- Be Authentic and Transparent – The essence of social networking is by definition social. In some ways, it is no different than entertaining, with the business playing both the host and the guest. As the host of a forum, blog, etc., you are responsible for creating an environment where your guests can feel safe and comfortable. Simultaneously, you are being invited into your audience’s personal space which naturally involves a certain level of credibility and trust. Therefore, like in any other social setting, an aggressive, hardball approach is not likely to fly. Realistically, would you ever in real life, just walk up to someone at a function or on the street and launch into a product hard sell without any introduction or small talk?
With social networking, the best way to position your brand and generate positive word of mouth is to build confidence and affinity by being personable and honest about product claims and other disclosures. Several years ago, Wal-Mart learned the hard way that, in cyberspace, conversation cannot be manufactured or controlled. Wal-Marting Across America, a folksy blog purportedly penned by a couple who crossed the nation in an RV and parked in Wal-mart parking lots was revealed to be funded and run by Wal-mart’s PR agency. The Flog, or fake blog, was lambasted by the blogosphere as well as traditional media and harmed Wal-mart’s reputation.
- Be Committed – For all its benefits, social networking can also be time consuming. Determining who in the organization is responsible for the social media effort, and how much time should be allotted to these activities, is a key component of a strong social media strategy. According to Tom Austin, a VP at Gartner, social networking cannot “just be individuals” operating independently. To be successful, social networking must be focused, systemic and consistent.
Social Networking Platforms
Whether social networking is becoming the lifeblood of your business or if you’re just getting your feet wet, the following is an overview of the most popular platforms:
- Blogs done right allow you to share stories and messages in an authentic and informal manner and enable you to make a meaningful connection with your audience. They are relatively fast and simple to create, easily findable via RSS, and can promote ongoing conversations with readers. On the flip side, blogs are ineffective and even damaging if they are not rigorously curated, (i.e., published on an erratic schedule) not timely or topical for the target audience, poorly written or inadvertently controversial.
- Facebook and LinkedIn both enable you to join, or form, groups where you can directly interact with current and prospective partners, customers, influencers, etc. If starting your own group, it may be advisable to scope the landscape to identify how many similar groups exist and determine how to differentiate yours. Keep your groups and fan pages updated regularly with information on events you will be hosting or attending that may interest your community.
With Facebook, it is important to understand the differences between business and personal account functionality. For example, business accounts have limited access to information on the site. An individual with a business account can view all the pages and social ads that they have created, but will not be able to view the profiles of users on the site or other content that does not live on the pages they administer. In addition, business accounts cannot be found in search and cannot send or receive friend requests. One useful tool that Facebook offers is a vanity URL. This is a unique identifier for your page that is easy to share, remember and find on search engines.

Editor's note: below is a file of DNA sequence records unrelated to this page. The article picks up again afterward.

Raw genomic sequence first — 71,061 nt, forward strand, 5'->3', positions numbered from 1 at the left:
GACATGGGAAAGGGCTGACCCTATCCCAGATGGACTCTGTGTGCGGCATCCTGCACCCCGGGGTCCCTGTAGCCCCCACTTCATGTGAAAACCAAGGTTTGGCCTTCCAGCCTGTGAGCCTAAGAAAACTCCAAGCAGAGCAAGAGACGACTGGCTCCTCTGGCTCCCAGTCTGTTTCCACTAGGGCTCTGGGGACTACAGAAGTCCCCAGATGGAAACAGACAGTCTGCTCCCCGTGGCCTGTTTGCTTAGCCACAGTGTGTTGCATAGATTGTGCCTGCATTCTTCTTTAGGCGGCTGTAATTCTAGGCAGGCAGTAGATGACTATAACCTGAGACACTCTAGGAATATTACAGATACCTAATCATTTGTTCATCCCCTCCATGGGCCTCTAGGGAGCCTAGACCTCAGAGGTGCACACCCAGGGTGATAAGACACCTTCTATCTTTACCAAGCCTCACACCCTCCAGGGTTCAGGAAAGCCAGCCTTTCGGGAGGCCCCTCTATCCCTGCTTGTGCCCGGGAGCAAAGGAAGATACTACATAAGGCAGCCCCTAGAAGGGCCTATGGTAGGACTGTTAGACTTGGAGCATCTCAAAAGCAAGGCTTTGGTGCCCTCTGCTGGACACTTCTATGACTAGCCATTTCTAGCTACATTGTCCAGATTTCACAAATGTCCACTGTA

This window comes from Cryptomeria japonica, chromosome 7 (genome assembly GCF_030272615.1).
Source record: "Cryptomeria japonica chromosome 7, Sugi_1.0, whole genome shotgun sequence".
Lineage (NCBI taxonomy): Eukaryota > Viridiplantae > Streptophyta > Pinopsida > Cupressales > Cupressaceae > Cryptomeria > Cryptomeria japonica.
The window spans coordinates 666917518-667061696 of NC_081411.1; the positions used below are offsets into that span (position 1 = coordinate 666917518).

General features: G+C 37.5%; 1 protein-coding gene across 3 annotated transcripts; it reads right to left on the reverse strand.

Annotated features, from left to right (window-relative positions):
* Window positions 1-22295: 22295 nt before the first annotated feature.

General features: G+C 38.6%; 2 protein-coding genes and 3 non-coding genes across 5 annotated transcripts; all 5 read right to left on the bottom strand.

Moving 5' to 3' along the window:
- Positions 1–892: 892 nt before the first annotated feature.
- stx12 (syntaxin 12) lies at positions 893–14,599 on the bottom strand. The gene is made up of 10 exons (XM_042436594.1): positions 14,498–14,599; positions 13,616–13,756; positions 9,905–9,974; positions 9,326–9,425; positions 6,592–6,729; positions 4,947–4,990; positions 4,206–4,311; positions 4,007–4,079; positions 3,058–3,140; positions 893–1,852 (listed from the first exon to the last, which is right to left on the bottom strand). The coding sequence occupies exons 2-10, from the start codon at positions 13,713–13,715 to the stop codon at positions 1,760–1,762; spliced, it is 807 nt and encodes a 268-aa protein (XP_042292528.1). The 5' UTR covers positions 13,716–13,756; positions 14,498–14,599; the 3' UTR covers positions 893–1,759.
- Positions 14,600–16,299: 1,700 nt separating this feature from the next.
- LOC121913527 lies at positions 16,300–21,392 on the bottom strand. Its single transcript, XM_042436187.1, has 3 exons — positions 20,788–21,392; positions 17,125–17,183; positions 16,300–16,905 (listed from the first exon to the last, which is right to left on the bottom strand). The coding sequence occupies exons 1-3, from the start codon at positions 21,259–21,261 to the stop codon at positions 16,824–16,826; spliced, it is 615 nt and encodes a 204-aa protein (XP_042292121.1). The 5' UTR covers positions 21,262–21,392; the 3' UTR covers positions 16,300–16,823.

- Microblogs, like Twitter or Yammer which generally limit comments to 140 characters, are useful for quick company announcements, pithy commentary on a breaking issue, marketing and link sharing and customer support. A number of companies have had success utilizing Twitter for promotions and giveaways as well monitoring conversations to target and communicate with potential customers.
Additional sites that you may consider exploring include:
- PartnerUp – online networking community for entrepreneurs and small business owners
- Talkbiznow – comprehensive interactive business networking site for business professionals
- Sales Spider – free social network for small and mid-sized businesses where more than 700,00 members expand personal networks, host and view live webinars and videos, place free classified ads, and gain instant and free access to over 30,000 sales leads and business opportunities
- StartupNation– real-world business advice to people who want to start a business and who want to grow their small businesses
- RaiseCapital – online forum for entrepreneurs to showcase their business ideas and capital needs directly to investors
- Ryze –social networking site designed to link business professionals, particularly new entrepreneurs
- Upspring – features business networking, local internet marketing/advertising and online marketing services
- Fast Pitch – a social network for business networking professionals to market their business, press, blogs, events and networks